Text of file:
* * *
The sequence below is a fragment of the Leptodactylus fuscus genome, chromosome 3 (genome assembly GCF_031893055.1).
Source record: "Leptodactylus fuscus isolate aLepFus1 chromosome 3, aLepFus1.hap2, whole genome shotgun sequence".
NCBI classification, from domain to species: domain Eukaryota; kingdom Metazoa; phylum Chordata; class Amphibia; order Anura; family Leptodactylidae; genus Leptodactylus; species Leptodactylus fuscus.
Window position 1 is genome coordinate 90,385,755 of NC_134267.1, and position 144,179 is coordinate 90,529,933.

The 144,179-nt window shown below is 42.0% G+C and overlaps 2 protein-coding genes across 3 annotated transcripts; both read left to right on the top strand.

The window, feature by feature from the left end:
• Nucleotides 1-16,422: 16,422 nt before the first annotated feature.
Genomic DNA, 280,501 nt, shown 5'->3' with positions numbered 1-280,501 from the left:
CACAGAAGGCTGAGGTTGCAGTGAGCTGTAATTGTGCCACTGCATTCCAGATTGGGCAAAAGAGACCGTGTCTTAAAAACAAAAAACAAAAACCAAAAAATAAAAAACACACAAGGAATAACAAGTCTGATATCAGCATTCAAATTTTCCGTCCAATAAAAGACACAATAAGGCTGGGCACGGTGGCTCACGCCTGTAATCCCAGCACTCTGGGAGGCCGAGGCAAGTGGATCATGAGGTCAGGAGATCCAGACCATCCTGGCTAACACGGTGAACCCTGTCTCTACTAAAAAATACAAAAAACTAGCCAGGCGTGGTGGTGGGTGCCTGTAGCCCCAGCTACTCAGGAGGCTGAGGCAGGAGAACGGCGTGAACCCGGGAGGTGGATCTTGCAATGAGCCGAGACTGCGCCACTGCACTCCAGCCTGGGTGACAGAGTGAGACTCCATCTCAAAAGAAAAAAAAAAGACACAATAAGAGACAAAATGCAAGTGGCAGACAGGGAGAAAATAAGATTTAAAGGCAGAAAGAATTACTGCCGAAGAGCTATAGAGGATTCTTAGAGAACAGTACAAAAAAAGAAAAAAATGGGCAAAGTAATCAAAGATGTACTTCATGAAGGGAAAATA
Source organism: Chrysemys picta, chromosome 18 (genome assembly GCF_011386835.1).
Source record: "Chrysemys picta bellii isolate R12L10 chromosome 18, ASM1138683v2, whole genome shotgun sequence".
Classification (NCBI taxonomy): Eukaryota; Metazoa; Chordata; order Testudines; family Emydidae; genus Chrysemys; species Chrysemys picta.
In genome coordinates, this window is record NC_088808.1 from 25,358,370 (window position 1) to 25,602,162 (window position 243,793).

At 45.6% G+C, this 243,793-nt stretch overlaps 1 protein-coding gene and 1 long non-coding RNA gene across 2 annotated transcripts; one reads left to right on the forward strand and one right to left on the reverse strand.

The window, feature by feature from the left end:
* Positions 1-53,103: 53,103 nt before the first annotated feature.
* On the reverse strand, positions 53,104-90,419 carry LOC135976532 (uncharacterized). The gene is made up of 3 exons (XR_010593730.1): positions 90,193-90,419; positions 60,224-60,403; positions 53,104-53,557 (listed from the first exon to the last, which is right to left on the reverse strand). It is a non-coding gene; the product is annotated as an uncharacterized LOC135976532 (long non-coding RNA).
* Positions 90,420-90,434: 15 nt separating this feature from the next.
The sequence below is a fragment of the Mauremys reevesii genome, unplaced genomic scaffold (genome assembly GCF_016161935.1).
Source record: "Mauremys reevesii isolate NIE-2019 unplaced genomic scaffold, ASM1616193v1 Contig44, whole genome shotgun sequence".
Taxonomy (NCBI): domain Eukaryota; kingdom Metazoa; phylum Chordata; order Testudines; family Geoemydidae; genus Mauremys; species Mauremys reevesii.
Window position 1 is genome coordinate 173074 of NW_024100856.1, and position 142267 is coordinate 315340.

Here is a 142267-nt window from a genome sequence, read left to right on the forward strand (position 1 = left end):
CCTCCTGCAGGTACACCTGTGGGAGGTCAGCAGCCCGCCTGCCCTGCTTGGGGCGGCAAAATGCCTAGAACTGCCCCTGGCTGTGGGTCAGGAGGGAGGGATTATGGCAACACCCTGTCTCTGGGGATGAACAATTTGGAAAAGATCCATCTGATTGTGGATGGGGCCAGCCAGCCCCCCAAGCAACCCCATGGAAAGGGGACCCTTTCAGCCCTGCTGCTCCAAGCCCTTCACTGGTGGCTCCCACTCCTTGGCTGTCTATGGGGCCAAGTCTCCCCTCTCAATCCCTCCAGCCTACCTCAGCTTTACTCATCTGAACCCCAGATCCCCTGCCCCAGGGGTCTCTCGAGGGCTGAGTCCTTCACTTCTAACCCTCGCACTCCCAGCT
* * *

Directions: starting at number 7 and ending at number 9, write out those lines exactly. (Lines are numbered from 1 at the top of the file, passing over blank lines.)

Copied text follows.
• Nucleotides 1-16,422: 16,422 nt before the first annotated feature.
Genomic DNA, 280,501 nt, shown 5'->3' with positions numbered 1-280,501 from the left:
CACAGAAGGCTGAGGTTGCAGTGAGCTGTAATTGTGCCACTGCATTCCAGATTGGGCAAAAGAGACCGTGTCTTAAAAACAAAAAACAAAAACCAAAAAATAAAAAACACACAAGGAATAACAAGTCTGATATCAGCATTCAAATTTTCCGTCCAATAAAAGACACAATAAGGCTGGGCACGGTGGCTCACGCCTGTAATCCCAGCACTCTGGGAGGCCGAGGCAAGTGGATCATGAGGTCAGGAGATCCAGACCATCCTGGCTAACACGGTGAACCCTGTCTCTACTAAAAAATACAAAAAACTAGCCAGGCGTGGTGGTGGGTGCCTGTAGCCCCAGCTACTCAGGAGGCTGAGGCAGGAGAACGGCGTGAACCCGGGAGGTGGATCTTGCAATGAGCCGAGACTGCGCCACTGCACTCCAGCCTGGGTGACAGAGTGAGACTCCATCTCAAAAGAAAAAAAAAAGACACAATAAGAGACAAAATGCAAGTGGCAGACAGGGAGAAAATAAGATTTAAAGGCAGAAAGAATTACTGCCGAAGAGCTATAGAGGATTCTTAGAGAACAGTACAAAAAAAGAAAAAAATGGGCAAAGTAATCAAAGATGTACTTCATGAAGGGAAAATA